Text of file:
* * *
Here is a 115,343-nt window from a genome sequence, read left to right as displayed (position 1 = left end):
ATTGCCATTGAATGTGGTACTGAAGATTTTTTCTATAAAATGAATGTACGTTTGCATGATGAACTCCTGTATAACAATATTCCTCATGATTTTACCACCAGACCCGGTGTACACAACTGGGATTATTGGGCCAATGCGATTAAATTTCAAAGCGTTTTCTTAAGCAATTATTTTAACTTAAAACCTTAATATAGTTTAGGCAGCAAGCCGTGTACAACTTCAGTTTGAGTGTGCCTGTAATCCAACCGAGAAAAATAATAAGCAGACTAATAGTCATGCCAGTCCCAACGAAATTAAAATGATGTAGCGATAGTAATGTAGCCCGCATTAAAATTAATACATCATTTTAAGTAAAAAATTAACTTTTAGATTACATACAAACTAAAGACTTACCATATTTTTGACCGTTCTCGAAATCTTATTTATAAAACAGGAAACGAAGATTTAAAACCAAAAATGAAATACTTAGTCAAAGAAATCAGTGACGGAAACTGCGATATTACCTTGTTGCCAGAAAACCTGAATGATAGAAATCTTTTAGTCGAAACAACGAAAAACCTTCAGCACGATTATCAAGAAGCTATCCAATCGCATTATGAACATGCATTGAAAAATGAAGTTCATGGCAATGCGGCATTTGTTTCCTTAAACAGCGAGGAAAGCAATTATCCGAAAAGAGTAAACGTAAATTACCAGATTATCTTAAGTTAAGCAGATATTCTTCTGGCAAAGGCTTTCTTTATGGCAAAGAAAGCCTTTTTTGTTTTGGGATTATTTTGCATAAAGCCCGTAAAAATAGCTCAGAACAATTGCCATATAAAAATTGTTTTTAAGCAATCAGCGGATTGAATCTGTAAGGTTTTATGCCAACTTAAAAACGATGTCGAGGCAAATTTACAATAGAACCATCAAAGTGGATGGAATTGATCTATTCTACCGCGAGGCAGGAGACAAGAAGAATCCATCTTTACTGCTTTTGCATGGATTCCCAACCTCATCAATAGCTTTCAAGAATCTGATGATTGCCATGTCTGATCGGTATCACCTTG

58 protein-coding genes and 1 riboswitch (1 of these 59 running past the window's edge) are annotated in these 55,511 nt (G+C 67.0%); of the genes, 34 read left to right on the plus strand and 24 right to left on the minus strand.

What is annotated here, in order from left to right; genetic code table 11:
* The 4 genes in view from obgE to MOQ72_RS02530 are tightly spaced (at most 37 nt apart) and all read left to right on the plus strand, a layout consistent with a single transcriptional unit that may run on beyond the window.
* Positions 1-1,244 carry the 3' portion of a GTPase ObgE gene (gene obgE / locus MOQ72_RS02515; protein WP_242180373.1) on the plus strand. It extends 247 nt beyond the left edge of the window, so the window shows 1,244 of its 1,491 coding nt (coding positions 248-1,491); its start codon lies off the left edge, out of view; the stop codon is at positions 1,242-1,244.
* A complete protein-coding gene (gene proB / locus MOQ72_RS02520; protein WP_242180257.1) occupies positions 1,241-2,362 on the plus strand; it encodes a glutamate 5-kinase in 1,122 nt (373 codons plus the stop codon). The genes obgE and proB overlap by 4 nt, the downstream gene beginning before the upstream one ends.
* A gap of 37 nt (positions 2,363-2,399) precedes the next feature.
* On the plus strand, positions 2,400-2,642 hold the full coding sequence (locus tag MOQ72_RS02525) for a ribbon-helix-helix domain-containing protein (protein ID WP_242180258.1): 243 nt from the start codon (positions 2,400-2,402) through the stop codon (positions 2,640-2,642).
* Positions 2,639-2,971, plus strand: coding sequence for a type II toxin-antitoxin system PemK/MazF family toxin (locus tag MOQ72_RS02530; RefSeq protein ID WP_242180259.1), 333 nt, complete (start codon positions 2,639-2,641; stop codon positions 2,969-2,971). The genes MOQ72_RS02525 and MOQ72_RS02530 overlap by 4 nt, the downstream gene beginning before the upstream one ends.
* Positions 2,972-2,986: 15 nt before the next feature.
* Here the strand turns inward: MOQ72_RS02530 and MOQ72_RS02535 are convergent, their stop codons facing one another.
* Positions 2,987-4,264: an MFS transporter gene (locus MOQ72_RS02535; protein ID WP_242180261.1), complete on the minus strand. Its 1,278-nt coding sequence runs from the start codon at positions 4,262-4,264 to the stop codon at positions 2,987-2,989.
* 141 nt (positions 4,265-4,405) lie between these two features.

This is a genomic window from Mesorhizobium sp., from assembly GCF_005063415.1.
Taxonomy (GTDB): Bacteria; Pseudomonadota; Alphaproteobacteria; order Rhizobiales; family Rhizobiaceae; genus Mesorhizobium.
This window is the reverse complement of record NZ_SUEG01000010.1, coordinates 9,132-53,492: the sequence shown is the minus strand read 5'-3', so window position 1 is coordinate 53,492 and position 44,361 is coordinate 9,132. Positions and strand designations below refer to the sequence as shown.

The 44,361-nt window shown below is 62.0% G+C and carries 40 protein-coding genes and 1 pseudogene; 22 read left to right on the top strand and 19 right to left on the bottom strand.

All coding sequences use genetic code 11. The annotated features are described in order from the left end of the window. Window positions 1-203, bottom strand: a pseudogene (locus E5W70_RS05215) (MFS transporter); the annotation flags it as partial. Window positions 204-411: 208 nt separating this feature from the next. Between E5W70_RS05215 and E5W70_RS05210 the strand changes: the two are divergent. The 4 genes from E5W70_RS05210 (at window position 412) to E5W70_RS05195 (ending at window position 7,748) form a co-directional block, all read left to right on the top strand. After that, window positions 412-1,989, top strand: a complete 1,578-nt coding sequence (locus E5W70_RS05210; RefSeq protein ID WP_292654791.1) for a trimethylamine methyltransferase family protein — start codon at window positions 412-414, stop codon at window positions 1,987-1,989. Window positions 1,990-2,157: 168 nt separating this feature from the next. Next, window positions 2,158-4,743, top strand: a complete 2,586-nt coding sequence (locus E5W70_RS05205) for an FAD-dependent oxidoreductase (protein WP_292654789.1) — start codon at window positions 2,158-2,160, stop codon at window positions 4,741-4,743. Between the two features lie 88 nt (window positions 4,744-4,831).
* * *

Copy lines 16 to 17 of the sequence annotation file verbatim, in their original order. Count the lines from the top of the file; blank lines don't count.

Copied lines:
Taxonomy (GTDB): Bacteria; Pseudomonadota; Alphaproteobacteria; order Rhizobiales; family Rhizobiaceae; genus Mesorhizobium.
This window is the reverse complement of record NZ_SUEG01000010.1, coordinates 9,132-53,492: the sequence shown is the minus strand read 5'-3', so window position 1 is coordinate 53,492 and position 44,361 is coordinate 9,132. Positions and strand designations below refer to the sequence as shown.